Random Number Generation

`Generate random ints, floats, and doubles with ease.`

It is not uncommon at all for a program to require random numbers for one thing or another. For the most part the standard rand() function works just fine, but what do we do when we need to generate numbers within a range? Or what about generating random floating point numbers? Well look no further, here is a simple, but very useful, set of functions to do just that. Oh, and because I’m feeling generous I’m going to include some basic random string generation functions.

To use these functions you need to include the following files

``````//use this first function to seed the random number generator,
//call this before any of the other functions
void initrand()
{
srand((unsigned)(time(0)));
}

//generates a psuedo-random integer between 0 and 32767
int randint()
{
return rand();
}

//generates a psuedo-random integer between 0 and max
int randint(int max)
{
return int(max*rand()/(RAND_MAX+1.0));
}

//generates a psuedo-random integer between min and max
int randint(int min, int max)
{
if (min>max)
{
return max+int((min-max+1)*rand()/(RAND_MAX+1.0));
}
else
{
return min+int((max-min+1)*rand()/(RAND_MAX+1.0));
}
}

//generates a psuedo-random float between 0.0 and 0.999...
float randfloat()
{
return rand()/(float(RAND_MAX)+1);
}

//generates a psuedo-random float between 0.0 and max
float randfloat(float max)
{
return randfloat()*max;
}

//generates a psuedo-random float between min and max
float randfloat(float min, float max)
{
if (min>max)
{
return randfloat()*(min-max)+max;
}
else
{
return randfloat()*(max-min)+min;
}
}

//generates a psuedo-random double between 0.0 and 0.999...
double randdouble()
{
return rand()/(double(RAND_MAX)+1);
}

//generates a psuedo-random double between 0.0 and max
double randdouble(double max)
{
return randdouble()*max;
}

//generates a psuedo-random double between min and max
double randdouble(double min, double max)
{
if (min>max)
{
return randdouble()*(min-max)+max;
}
else
{
return randdouble()*(max-min)+min;
}
}

char* randstr(char* str, unsigned long length)
{
//make we were passed a valid pointer
if (!str)
{
return 0;
}

//make sure the string is supposed to contain something
if (!length)
{
return 0;
}

//put random characters into the string, give both
//upper and lower case numbers an equal chance at
//being used
for (unsigned long x=0;x<length-1;x++)
{
if (!randint(1))
{
str[x]=(char)randint(65,90);
}
else
{
str[x]=(char)randint(97,122);
}
}

//null terminate the string
str[x]=0;

return str;
}

//flags for the extended randstr function
#define RAND_STR_CAPITOL_LETTERS    0x00000001    //65 through 90
#define RAND_STR_LOWER_CASE_LETTERS    0x00000002    //97 through 122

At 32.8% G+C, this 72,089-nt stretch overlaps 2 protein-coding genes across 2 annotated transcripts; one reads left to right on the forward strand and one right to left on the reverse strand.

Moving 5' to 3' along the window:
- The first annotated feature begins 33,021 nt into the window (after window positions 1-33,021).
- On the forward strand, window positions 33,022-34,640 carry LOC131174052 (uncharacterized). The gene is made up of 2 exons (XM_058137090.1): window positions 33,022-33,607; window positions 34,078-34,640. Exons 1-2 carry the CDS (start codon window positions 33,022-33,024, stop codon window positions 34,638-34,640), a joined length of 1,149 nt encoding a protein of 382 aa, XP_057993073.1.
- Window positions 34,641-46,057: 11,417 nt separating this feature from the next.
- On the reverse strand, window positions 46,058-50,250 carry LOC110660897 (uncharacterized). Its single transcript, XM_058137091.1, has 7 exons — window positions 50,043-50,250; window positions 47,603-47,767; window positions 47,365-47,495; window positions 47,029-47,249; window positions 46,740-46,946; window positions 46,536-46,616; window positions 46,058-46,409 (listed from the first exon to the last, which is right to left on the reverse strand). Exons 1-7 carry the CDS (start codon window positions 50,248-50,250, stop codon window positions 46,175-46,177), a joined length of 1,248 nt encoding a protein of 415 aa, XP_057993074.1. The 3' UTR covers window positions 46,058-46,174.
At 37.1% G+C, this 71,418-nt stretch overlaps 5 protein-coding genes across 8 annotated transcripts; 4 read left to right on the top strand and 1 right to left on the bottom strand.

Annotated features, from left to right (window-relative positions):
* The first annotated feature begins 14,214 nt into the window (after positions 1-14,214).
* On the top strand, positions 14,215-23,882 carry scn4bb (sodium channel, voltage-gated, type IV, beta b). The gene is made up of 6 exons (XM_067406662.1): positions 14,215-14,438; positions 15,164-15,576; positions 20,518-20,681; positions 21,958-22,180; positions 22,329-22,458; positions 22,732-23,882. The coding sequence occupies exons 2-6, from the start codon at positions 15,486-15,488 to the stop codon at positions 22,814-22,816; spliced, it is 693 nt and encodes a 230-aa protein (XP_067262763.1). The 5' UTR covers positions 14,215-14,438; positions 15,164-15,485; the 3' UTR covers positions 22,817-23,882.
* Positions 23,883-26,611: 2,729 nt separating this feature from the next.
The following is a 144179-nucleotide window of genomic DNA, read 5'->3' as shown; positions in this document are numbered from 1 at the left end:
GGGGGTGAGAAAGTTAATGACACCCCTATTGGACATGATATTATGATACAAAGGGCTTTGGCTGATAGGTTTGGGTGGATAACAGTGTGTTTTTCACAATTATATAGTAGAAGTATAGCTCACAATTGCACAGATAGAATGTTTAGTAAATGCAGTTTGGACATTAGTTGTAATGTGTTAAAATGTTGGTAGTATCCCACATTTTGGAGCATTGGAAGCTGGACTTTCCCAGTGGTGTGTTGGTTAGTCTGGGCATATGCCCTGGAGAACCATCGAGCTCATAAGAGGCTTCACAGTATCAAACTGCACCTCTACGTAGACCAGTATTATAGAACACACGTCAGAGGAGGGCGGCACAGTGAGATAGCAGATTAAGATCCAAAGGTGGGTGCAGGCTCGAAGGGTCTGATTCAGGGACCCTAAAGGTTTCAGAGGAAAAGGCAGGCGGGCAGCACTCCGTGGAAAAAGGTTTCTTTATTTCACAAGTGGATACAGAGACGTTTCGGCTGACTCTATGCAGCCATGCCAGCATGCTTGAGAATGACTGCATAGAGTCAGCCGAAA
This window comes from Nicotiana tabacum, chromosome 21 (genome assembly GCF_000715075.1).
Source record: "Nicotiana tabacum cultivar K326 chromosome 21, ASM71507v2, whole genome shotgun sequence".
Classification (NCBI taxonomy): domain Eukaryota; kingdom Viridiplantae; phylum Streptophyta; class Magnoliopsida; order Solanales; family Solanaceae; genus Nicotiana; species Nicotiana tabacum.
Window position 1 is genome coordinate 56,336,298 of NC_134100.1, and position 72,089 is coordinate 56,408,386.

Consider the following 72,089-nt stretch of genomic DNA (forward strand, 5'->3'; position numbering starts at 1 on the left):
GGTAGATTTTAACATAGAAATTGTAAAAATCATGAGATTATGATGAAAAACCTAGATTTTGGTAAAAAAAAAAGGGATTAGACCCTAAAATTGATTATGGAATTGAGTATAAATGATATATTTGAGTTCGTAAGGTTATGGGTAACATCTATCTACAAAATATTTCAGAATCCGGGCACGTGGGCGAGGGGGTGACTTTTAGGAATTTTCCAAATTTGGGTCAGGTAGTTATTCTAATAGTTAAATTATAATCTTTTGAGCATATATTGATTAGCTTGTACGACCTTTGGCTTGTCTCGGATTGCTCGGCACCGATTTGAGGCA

#define    RAND_STR_NUMBERS        0x00000004    //48 through 57
#define RAND_STR_SYMBOLS_1        0x00000008    //32 through 47
#define RAND_STR_SYMBOLS_2        0x00000010    //58 through 64
#define RAND_STR_SYMBOLS_3        0x00000020    //91 through 96
#define RAND_STR_SYMBOLS_4        0x00000040    //123 through 126
#define RAND_STR_NON_PRINTING        0x00000080    //1 through 31 and 127
#define RAND_STR_EXTENDED_ASCII        0x00000100    //128 through 255

char* randstr(char* str, unsigned long length, unsigned long flags)
{
//make we were passed a valid pointer
if (!str)
{
return 0;
}

//make sure the string is supposed to contain something
if (!length)
{
return 0;
}

//if none of the flags were used then we set flags to use just upper and lower case
if ((!flags&0x00000001)&&(!flags&0x00000002)&&(!flags&0x00000004)&&
(!flags&0x00000008)&&(!flags&0x00000010)&&(!flags&0x00000020)&&(!flags&0x00000040)
&&(!flags&0x00000080)&&(!flags&0x00000100))
{
flags=RAND_STR_LOWER_CASE_LETTERS|RAND_STR_CAPITOL_LETTERS;
}

char t[9]={0};
int i=0;

//each pass of the loop the flags are checked and for each flag that is used
//then a random character in the flags range is added to a temporary array of
//characters, after all the flags are checked a random character from the
//temporary array is chosen to be inserted into the string
for (unsigned long x=0;x<length-1;x++)
{
i=0;

if (flags&0x1)
{
t[i]=randint(65,90);
i++;
}

if (flags&0x2)
{
t[i]=randint(97,122);
i++;
}

if (flags&0x4)
{
t[i]=randint(48,57);
i++;
}

if (flags&0x8)
{
t[i]=randint(32,47);
i++;
}

if (flags&0x10)
{
t[i]=randint(58,64);
i++;
}

if (flags&0x20)
{
t[i]=randint(91,96);
i++;
}

if (flags&0x40)
{
t[i]=randint(123,126);
i++;
}

if (flags&0x80)
{
if (!randint(32))
{
t[i]=127;
i++;
}
else
{
t[i]=randint(1,31);
i++;
}
}

if (flags&0x100)
{
t[i]=randint(127,255);
i++;
}

str[x]=t[randint(i-1)];
}

//null terminate the string
str[x]=0;

return str;
}``````

Now you may be wondering why not just use modulous division to get random integers within a range, well the problem with doing this is that it places a greater significance on the lower order bits of the number thus making the numbers less evenly distributed (which may be what you need, but odds are you want normally distributed random numbers).

Nathan
Nathan Pakovskie is an esteemed senior developer and educator in the tech community, best known for his contributions to Geekpedia.com. With a passion for coding and a knack for simplifying complex tech concepts, Nathan has authored several popular tutorials on C# programming, ranging from basic operations to advanced coding techniques. His articles, often characterized by clarity and precision, serve as invaluable resources for both novice and experienced programmers. Beyond his technical expertise, Nathan is an advocate for continuous learning and enjoys exploring emerging technologies in AI and software development. When he’s not coding or writing, Nathan engages in mentoring upcoming developers, emphasizing the importance of both technical skills and creative problem-solving in the ever-evolving world of technology. Specialties: C# Programming, Technical Writing, Software Development, AI Technologies, Educational Outreach